Make more money
We live in a capitalistic society so we need to make money to live. But there are two kinds of work (1) work to earn money and (2) work for meaning.
For some people, #1 aka their day job combines both points. If that’s you, that is an amazing situation to be in.
For other people, #2 can look like caring for your family, being a good friend, or learning how to play an instrument. These things are objectively not very profitable.
I recommend you pursue #1 to live your version of a comfortable life. While I wish we had a Universal Basic Income in place, we need to do what we need to do in order to survive.
After seeing how people around the world live, I gained a new perspective on what "enough money" looks like for me. It's a lot less than I had originally thought. I bet it would be for you as well.
If you are in the fortunate camp of having made made “enough money,” stop working to earn money.
Yes, this may seem like a radical statement.
But I’ve seen many of my friends who have enough, yet they still strive for more when they don’t need to and are visibly unhappy with their lives.
Instead, I recommend saying no (if you can) to #1 work and doing #2 work, work that lights you up! Even when it’s not profitable.
For me, that means writing this blog, learning to dance, or simply spending time with friends. I make less money but I feel much happier and lighter–I hope to feel this way for a long time.
Note: I’ve recommended the book, The Psychology of Money, before and I’ll do it again here. Everyone grows up with their own special relationship with money. This book examines the stories we grew up believing and relearning with fresh eyes on what we actually believe today.
You don’t need to live abroad. But moving out of your hometown is an opportunity to go outside your comfort zone.
Experiment with extended trips on the road. You’d be surprised at how cheaper (and more rewarding) an extended trip could be.
For those who want to learn more about living a nomadic lifestyle, How to Live Nowhere by Blake Boles is an amazing free resource to learn from someone who walks the walk. 🙌
I believe lying flat is a great first step if you are coming from a situation where you’re overworked and burnt out.
But I think doing this for your whole life can isolate you from society and keep you in a bubble.
I personally hope to live a life that includes contribution and service.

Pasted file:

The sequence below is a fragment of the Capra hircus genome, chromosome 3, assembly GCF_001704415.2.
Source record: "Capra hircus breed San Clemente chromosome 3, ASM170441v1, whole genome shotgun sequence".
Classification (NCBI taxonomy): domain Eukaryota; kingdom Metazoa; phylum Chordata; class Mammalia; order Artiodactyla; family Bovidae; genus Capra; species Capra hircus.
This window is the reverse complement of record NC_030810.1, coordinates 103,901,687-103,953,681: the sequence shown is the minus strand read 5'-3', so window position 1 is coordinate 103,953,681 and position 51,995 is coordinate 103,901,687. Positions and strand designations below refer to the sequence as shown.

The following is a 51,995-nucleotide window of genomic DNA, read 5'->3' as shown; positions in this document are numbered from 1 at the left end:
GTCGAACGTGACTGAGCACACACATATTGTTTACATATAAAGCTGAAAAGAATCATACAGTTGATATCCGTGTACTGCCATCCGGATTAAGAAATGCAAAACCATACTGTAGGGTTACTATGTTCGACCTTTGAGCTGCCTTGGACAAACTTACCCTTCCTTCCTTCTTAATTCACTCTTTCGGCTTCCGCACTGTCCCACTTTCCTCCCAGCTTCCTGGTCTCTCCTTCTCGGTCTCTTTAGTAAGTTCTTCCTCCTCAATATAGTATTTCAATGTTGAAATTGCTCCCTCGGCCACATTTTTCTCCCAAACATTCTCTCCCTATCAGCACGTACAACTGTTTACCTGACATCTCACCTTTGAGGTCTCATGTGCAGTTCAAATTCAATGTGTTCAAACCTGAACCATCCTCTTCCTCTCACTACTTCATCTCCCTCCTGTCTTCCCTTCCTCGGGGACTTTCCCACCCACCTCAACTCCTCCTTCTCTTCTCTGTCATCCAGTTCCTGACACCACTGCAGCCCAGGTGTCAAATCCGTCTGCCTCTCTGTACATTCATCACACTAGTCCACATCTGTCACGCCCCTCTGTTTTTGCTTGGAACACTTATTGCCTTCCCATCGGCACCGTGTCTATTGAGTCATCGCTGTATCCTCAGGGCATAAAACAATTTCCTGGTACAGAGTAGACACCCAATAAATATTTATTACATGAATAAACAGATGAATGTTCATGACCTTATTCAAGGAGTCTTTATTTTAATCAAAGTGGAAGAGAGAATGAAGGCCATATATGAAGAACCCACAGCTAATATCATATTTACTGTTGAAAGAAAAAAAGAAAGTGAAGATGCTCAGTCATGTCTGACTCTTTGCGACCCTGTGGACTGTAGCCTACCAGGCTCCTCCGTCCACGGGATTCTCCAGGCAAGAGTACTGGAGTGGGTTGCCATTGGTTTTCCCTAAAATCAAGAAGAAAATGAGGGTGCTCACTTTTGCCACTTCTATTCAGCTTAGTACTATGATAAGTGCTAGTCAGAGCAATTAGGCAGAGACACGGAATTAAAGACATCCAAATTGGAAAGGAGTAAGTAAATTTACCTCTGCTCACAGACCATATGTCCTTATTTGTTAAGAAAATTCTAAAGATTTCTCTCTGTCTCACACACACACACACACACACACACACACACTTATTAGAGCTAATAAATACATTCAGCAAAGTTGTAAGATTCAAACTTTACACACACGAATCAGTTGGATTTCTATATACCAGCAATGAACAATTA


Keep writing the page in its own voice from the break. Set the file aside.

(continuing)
I accept that I’m not going to change the world or realistically make a big dent anywhere.
But I’ll die happy knowing that I was good to the people closest to me and generally with whomever I met.
I’ll die happier if I knew that I used my talents and privileges for good to benefit the world around me.
Adjust your expectations and plans
When I was 18, I assumed the path that would make me happy would be to graduate from university, work at a big tech company, buy a home, live in the Bay Area and start a family.
But today, I have no college degree, no full-time job, no property, no home base, and no plan to start a family soon.
(God that would be a great line for my dating profile eh?)
Qué pasó, Tam?
Well, I got older and learned new things about myself and the world. This made me change what I wanted in life. I took more risks–some worked out and many didn’t.
I don’t have the things I originally wanted but I don’t care anymore. I’m surprisingly very happy and proud of how my life unfolded.
If I had stuck to this idea of what my life should have looked like, I would have been miserable knowing that some things are unattainable. And some things, like finding the right partner, can’t be forced.
With how things are looking, I might never have enough money to buy a home in my ideal location. But with constraints come opportunities.
- I’m considering co-living solutions for the very first time.
- I’m considering new places outside of my “ideal location”
- I’m considering what life can be like if I never marry anyone.
These are things that I've never seriously considered before! What is on the other side of the big scripts that we accepted by default?
What if we ourselves the opposite questions:
- What would life look like if I never had kids?
- Where would I live if I couldn't own a home?
- How will I get around if I didn't own a car?
- Will I be successful if I didn't graduate college? Or obsess so much about work?
- Will I be happy with less money/possessions/status?
From asking these questions, people have discovered Van Life, a movement of adventurers living out of their vans.
There is no “perfect” way to live.
We are all adapting to our situations and adjusting our expectations.
Explore. Experiment. See what resonates with you.
Making changes in your grand life plan might sound depressing at first, but who knows? Life may be more interesting because of it.
A BIG thank you to my friends Rebecca Wang and Irene Hong for reading an early version of this draft. 🙏